The receptor is a multimeric transmembrane receptor that consists of five subunits arranged around a central pore. The receptor sits in the membrane of its neuron at a synapse. The ligand GABA is the endogenous compound that causes this receptor to open; once bound to GABA, the protein receptor changes conformation within the membrane, opening the pore in order to allow chloride ions (Cl) to pass down an electrochemical gradient. Because the reversal potential for chloride in most neurons is close to or more negative than the resting membrane potential, activation of GABAA receptors tends to stabilize the resting potential, and can make it more difficult for excitatory neurotransmitters to depolarize the neuron and generate an action potential. The net effect is typically inhibitory, reducing the activity of the neuron. The GABAA channel opens quickly and thus contributes to the early part of the inhibitory post-synaptic potential (IPSP). The endogenous ligand that binds to the benzodiazepine receptor is inosine.


GABAA receptors are members of the large "Cys-loop" super-family of evolutionarily related and structurally similar ligand-gated ion channels that also includes nicotinic acetylcholine receptors, glycine receptors, and the 5HT3 receptor. There are numerous subunit isoforms for the GABAA receptor, which determine the receptor’s agonist affinity, chance of opening, conductance, and other properties.

In humans, the units are as follows:

There are three ρ units (GABRR1, GABRR2, GABRR3), however these do not coassemble with the classical GABAA units listed above, but rather homooligomerize to form GABAC receptors.

Five subunits can combine in different ways to form GABAA channels, but the most common type in the brain is a pentamer comprising two α's, two β's, and a γ (α2β2γ).

The receptor binds two GABA molecules, at the interface between an α and a β subunit.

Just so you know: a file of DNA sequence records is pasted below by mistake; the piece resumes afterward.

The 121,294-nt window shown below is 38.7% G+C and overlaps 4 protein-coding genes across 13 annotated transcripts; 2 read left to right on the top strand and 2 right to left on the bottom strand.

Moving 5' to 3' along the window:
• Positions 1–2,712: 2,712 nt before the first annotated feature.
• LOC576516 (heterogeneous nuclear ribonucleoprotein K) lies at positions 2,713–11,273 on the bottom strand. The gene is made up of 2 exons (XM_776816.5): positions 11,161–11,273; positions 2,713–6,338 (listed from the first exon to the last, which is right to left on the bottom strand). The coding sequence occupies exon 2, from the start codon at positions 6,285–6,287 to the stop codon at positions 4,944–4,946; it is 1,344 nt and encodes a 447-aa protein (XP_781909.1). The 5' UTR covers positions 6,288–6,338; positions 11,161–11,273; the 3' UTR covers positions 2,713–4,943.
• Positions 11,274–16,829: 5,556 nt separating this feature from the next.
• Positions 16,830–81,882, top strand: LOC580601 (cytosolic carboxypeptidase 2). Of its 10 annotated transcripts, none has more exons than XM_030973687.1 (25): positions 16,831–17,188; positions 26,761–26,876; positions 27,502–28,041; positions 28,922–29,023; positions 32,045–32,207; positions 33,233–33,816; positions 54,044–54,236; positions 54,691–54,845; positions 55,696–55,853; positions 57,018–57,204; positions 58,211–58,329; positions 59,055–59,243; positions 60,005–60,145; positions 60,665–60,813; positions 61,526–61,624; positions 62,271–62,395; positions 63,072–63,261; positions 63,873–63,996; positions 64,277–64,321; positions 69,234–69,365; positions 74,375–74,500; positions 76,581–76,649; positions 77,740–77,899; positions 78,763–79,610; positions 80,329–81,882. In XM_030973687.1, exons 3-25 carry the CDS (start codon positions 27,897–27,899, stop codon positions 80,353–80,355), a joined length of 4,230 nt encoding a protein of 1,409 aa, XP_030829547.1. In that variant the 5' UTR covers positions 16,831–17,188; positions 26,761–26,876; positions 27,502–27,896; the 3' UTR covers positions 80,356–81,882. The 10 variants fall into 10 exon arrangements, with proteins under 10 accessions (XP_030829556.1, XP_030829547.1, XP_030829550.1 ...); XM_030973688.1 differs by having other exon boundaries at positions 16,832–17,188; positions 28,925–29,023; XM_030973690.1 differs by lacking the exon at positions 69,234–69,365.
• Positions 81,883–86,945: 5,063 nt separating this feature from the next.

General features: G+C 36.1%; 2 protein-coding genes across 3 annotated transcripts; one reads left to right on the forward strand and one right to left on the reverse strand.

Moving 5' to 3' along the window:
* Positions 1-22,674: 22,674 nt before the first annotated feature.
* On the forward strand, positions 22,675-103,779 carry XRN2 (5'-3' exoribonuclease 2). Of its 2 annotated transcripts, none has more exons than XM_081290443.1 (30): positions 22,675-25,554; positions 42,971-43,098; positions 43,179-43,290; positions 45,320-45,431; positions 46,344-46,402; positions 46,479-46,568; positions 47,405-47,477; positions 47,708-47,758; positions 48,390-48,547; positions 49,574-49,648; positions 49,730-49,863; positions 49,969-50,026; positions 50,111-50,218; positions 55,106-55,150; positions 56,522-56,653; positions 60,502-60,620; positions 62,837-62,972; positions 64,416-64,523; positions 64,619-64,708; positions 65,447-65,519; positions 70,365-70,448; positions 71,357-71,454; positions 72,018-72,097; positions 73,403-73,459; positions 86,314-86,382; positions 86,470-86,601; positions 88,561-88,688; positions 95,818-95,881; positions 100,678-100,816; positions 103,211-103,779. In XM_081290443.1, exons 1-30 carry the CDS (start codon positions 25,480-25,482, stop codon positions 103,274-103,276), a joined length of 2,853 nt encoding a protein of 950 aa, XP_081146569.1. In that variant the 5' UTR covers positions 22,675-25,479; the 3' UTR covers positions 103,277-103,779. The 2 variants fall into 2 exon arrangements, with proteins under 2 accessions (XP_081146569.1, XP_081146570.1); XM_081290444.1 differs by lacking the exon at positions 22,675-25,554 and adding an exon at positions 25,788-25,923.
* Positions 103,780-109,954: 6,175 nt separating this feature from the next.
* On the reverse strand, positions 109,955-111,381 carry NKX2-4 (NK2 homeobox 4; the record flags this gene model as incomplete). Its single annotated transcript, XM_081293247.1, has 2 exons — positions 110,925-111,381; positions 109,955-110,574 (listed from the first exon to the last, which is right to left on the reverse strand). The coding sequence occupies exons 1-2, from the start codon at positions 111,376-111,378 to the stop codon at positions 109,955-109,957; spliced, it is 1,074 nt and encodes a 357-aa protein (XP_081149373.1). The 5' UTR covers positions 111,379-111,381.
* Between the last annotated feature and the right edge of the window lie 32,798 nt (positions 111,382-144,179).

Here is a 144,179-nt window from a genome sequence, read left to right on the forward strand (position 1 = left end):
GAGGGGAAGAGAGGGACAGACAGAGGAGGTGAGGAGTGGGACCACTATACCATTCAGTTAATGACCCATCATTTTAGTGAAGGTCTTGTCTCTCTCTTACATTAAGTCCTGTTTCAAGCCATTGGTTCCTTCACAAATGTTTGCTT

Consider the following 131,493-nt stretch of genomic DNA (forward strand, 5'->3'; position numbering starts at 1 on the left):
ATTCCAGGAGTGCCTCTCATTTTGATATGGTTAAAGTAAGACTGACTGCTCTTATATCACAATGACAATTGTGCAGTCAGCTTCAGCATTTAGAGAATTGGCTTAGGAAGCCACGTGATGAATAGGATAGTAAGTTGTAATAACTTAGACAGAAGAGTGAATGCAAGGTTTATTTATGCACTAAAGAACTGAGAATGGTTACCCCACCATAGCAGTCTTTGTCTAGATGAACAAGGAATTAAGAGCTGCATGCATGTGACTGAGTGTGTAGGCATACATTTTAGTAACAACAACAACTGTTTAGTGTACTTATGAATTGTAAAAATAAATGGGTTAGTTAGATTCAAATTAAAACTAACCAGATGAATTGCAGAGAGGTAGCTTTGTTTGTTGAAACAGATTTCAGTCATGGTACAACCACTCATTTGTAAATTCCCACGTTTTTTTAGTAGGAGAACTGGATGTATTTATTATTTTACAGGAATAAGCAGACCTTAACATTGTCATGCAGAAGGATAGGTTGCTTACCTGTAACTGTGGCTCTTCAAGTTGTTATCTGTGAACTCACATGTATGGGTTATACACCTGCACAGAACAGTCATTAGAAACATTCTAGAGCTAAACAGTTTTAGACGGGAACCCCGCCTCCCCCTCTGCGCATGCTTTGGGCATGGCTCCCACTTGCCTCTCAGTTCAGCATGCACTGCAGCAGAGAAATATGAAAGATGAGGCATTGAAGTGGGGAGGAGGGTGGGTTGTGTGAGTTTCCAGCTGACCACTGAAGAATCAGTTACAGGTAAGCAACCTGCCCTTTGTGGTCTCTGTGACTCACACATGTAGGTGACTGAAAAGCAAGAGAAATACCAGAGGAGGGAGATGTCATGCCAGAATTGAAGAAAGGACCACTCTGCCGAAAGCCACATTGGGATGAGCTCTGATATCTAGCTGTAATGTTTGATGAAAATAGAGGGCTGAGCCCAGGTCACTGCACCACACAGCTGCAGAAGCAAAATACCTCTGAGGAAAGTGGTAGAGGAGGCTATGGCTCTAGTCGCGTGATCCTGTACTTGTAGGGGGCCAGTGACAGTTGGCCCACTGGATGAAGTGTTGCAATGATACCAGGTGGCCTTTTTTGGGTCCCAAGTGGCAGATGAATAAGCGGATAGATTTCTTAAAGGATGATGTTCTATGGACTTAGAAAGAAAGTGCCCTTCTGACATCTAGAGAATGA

Other ligands (besides GABA) interact with the GABAA receptor complex to increase chloride conductance (agonists), decrease conductance (inverse agonists) or to bind to the receptor and have no effect other than to prevent the binding of agonists or inverse agonists (antagonists). Hence ligands for the GABAA receptor span a range of effects from full agonism to antagonism to inverse agonism.


Full agonists display a large number of effects including anti-anxiety (anxiolytic), muscle relaxant, sedation, anti-convulsion, and at high enough doses, anaesthesia. Partial agonists may display a subset of these properties (for example anxiolytic without sedation).

Such other agonist ligands include

Muscimol is an agonist used to distinguish GABAA from the GABAB receptor.


Among antagonists are

  • picrotoxin (non-competitive; binds the channel pore, effectively blocking any ions from moving through it)
  • bicuculline (competitive; transiently occupies the GABA binding site, thus preventing GABA from activating the receptor)
  • cicutoxin and oenanthotoxin, poisons found in certain Northern Hemisphere plants that grow in boggy soils.
  • flumazenil which is used medically to reverse excessive effects of the benzodiazepines.

Inverse agonists

Full inverse agonists such as DMCM have anxiogenic and convulsant properties, while partial inverse agonists such as Ro15-4513 or subtype-selective inverse agonists such as α5IA may be useful as aids in memory and learning and as antidotes to the side effects of GABA agonists.

Subtype selective ligands

A useful property of the many benzodiazepine receptor ligands is that they may display selective binding to particular subsets of receptors comprising specific subunits. This allows one to determine which GABAA receptor subunit combinations are prevalent in particular brain areas and provides a clue as to which subunit combinations may be responsible for behavioral effects of drugs acting at GABAA receptors. These selective ligands may have pharmacological advantages in that they may allow dissociation of desired therapeutic affects from undesirable side effects. Few subtype selective ligands have gone into clinical use as yet, with the exception of zolpidem which is reasonably selective for α1, but several more selective compounds are in development such as the α3-selective drug adipiplon. There are many examples of subtype-selective compounds which are widely used in scientific research, including CL-218,872 (highly α1-selective agonist), bretazenil (subtype-selective partial agonist), imidazenil and L-838,417 (both partial agonists at some subtypes, but weak antagonists at others), QH-ii-066 (full agonist highly selective for α5 subtype) and α5IA (selective inverse agonist for α5 subtype).

See also


External links